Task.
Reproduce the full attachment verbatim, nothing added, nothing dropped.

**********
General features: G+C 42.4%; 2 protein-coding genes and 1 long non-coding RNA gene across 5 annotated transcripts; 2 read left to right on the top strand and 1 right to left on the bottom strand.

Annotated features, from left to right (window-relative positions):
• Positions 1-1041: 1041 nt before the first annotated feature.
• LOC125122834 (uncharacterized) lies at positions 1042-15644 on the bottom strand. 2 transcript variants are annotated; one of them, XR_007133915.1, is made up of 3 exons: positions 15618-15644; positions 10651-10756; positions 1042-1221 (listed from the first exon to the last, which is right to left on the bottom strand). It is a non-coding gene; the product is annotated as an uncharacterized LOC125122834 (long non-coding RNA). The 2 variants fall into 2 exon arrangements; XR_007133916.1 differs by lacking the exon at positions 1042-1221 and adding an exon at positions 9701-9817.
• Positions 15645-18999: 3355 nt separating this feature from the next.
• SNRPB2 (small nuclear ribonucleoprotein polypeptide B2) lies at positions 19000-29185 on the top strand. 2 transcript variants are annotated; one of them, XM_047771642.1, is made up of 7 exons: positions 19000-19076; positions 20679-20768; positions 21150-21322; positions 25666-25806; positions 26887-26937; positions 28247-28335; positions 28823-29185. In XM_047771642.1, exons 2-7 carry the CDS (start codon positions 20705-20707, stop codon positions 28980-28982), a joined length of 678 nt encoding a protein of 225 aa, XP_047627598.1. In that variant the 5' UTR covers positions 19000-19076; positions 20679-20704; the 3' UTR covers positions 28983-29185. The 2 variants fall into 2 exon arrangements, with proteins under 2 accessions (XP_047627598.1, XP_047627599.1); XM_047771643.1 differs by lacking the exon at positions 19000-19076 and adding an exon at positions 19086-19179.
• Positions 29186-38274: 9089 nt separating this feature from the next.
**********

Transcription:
General features: G+C 42.4%; 2 protein-coding genes and 1 long non-coding RNA gene across 5 annotated transcripts; 2 read left to right on the top strand and 1 right to left on the bottom strand.

Annotated features, from left to right (window-relative positions):
• Positions 1-1041: 1041 nt before the first annotated feature.
• LOC125122834 (uncharacterized) lies at positions 1042-15644 on the bottom strand. 2 transcript variants are annotated; one of them, XR_007133915.1, is made up of 3 exons: positions 15618-15644; positions 10651-10756; positions 1042-1221 (listed from the first exon to the last, which is right to left on the bottom strand). It is a non-coding gene; the product is annotated as an uncharacterized LOC125122834 (long non-coding RNA). The 2 variants fall into 2 exon arrangements; XR_007133916.1 differs by lacking the exon at positions 1042-1221 and adding an exon at positions 9701-9817.
• Positions 15645-18999: 3355 nt separating this feature from the next.
• SNRPB2 (small nuclear ribonucleoprotein polypeptide B2) lies at positions 19000-29185 on the top strand. 2 transcript variants are annotated; one of them, XM_047771642.1, is made up of 7 exons: positions 19000-19076; positions 20679-20768; positions 21150-21322; positions 25666-25806; positions 26887-26937; positions 28247-28335; positions 28823-29185. In XM_047771642.1, exons 2-7 carry the CDS (start codon positions 20705-20707, stop codon positions 28980-28982), a joined length of 678 nt encoding a protein of 225 aa, XP_047627598.1. In that variant the 5' UTR covers positions 19000-19076; positions 20679-20704; the 3' UTR covers positions 28983-29185. The 2 variants fall into 2 exon arrangements, with proteins under 2 accessions (XP_047627598.1, XP_047627599.1); XM_047771643.1 differs by lacking the exon at positions 19000-19076 and adding an exon at positions 19086-19179.
• Positions 29186-38274: 9089 nt separating this feature from the next.